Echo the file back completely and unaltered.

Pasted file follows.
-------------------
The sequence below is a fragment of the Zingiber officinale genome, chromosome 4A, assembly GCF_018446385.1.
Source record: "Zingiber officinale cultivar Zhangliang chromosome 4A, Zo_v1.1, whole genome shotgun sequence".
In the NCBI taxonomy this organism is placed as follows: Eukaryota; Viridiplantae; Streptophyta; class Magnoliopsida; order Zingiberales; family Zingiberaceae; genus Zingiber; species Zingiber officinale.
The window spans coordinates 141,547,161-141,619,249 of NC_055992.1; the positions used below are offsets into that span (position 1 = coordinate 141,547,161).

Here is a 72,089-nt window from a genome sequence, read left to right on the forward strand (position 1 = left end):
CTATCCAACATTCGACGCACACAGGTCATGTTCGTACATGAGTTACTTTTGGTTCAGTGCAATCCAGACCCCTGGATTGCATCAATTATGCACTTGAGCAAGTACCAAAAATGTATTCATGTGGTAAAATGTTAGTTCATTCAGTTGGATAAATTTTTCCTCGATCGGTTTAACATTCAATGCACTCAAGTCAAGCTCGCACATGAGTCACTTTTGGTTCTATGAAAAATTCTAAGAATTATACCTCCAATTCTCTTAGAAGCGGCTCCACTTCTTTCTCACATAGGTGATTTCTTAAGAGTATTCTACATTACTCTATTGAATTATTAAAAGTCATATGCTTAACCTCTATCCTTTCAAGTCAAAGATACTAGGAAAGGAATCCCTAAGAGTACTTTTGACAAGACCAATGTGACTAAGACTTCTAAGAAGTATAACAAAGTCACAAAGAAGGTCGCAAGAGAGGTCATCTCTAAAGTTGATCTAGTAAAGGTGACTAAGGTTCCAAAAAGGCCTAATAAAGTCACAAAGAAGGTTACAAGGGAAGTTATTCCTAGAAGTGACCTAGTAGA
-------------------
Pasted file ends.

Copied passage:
The sequence below is a fragment of the Zingiber officinale genome, chromosome 4A, assembly GCF_018446385.1.
Source record: "Zingiber officinale cultivar Zhangliang chromosome 4A, Zo_v1.1, whole genome shotgun sequence".
In the NCBI taxonomy this organism is placed as follows: Eukaryota; Viridiplantae; Streptophyta; class Magnoliopsida; order Zingiberales; family Zingiberaceae; genus Zingiber; species Zingiber officinale.
The window spans coordinates 141,547,161-141,619,249 of NC_055992.1; the positions used below are offsets into that span (position 1 = coordinate 141,547,161).

Here is a 72,089-nt window from a genome sequence, read left to right on the forward strand (position 1 = left end):
CTATCCAACATTCGACGCACACAGGTCATGTTCGTACATGAGTTACTTTTGGTTCAGTGCAATCCAGACCCCTGGATTGCATCAATTATGCACTTGAGCAAGTACCAAAAATGTATTCATGTGGTAAAATGTTAGTTCATTCAGTTGGATAAATTTTTCCTCGATCGGTTTAACATTCAATGCACTCAAGTCAAGCTCGCACATGAGTCACTTTTGGTTCTATGAAAAATTCTAAGAATTATACCTCCAATTCTCTTAGAAGCGGCTCCACTTCTTTCTCACATAGGTGATTTCTTAAGAGTATTCTACATTACTCTATTGAATTATTAAAAGTCATATGCTTAACCTCTATCCTTTCAAGTCAAAGATACTAGGAAAGGAATCCCTAAGAGTACTTTTGACAAGACCAATGTGACTAAGACTTCTAAGAAGTATAACAAAGTCACAAAGAAGGTCGCAAGAGAGGTCATCTCTAAAGTTGATCTAGTAAAGGTGACTAAGGTTCCAAAAAGGCCTAATAAAGTCACAAAGAAGGTTACAAGGGAAGTTATTCCTAGAAGTGACCTAGTAGA